While many teachers trust their colleagues unreservedly, it is always best to err on the side of safety. In a situation in which school data has been stolen or compromised and all of the evidence points back to the trusting teacher — their workstation, their tablet, their device — they will be held accountable. Or, if a password is given to a colleague who later left the organization and then transferred sensitive or confidential files to an external hard drive, the school employee is placed in a situation in which they are responsible for a breach in the school’s IT security policy. The administration’s trust in the employee, as well as in their reputation, will also take a hit. The risk is too great: advise all school staff to just say no to requests for a borrowed password, even from their closest colleagues.
No. 4 Habit To Break: Assuming All Employees Are As Savvy About Security Threats As You Are
No. 4 Habit To Make: Train And Educate
Instead of assuming school staff has wide-ranging and deep knowledge of security issues and cybercrime, consider most people might be quite unaware of these matters. Work with school IT staff to conduct regular training sessions spanning everything from passwords to spear phishing scams and send out ongoing educational emails about core facets of IT security. If this is an undertaking you can get a staff volunteer to head up, even better. An ounce of prevention is worth a pound of cure, as the saying goes.
No. 5 Habit To Break: Thinking The School Does Not Need To Worry About A Breach Or Data Loss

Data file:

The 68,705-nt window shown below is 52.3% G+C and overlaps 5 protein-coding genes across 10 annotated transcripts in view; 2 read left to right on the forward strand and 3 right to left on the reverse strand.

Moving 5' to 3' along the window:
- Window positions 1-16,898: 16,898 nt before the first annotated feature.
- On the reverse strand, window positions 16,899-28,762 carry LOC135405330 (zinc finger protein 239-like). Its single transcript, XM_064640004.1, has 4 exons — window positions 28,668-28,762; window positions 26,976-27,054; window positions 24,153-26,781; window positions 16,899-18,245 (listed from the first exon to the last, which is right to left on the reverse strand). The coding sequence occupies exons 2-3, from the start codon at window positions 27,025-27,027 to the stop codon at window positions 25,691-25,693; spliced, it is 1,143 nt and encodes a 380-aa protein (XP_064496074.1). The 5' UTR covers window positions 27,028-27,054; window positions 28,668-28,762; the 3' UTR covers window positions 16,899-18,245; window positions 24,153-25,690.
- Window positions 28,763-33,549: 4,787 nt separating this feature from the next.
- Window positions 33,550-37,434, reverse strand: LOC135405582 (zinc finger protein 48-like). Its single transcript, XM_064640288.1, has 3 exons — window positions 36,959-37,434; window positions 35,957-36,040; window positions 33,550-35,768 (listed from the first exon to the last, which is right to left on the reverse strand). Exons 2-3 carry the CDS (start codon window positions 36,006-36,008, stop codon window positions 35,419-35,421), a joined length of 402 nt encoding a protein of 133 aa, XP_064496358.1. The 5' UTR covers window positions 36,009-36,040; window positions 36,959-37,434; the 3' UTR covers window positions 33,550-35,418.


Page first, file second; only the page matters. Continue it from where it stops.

No. 5 Habit To Make: Keep All Endpoint Protection Software And Firewalls Up To Date And Initiate Data Loss Detection Techniques Right Away
In general, schools are not at the top of any cybercriminal’s list of targets. Nevertheless, attacks do happen, often because hackers exploit schools’ security barriers knowing many of them to be weaker than those in the corporate world.
To guard against the usual array of problems — ranging from data loss to extensive network downtime, financial theft, and compromised or stolen identities — those with responsibility for IT should ensure all anti-malware/endpoint protection software and firewalls are kept up-to-date. The endpoint protection should also include built-in, CIPA- (Children’s Internet Protection Act) compliant web filtering active on that endpoint. This eliminates the possibility of teachers or students browsing inappropriate sites on a district-owned device being used away from school.
In addition, it is wise to implement an effective Data Loss Protection (DLP) strategy to manage data transfer mechanisms such as removable drives, network sharing, web applications, cloud services, and system clipboards. While the punishment for violations of school/student privacy policies are not as harsh in education as they are under HIPPA standards, school districts as well individual teachers and administrators still face consequences for such breaches, including legal action.
While many of these best practices sound basic, cybercriminals are always looking to find the easy way into an organization. Data from the Ponemon Institute shows the employee is often the weakest link when it comes to cybercrime. The Institute found employee negligence was responsible for 80 percent of security issues for those responding to a 2012 survey on data protection.
The threat is real and, as an IT service provider, it’s no doubt in your best interest to work throughout the year to build awareness of, and enforce where possible, the security habits of school employees, students, and contractors alike.
Farokh Karani is Director, North American Sales & Channels, for Quick Heal Technologies, a leading global provider of IT security solutions. Quick Heal’s SEQRITE data security product line is specifically targeted at small to midsize enterprises and is sold in North America exclusively through channel partners.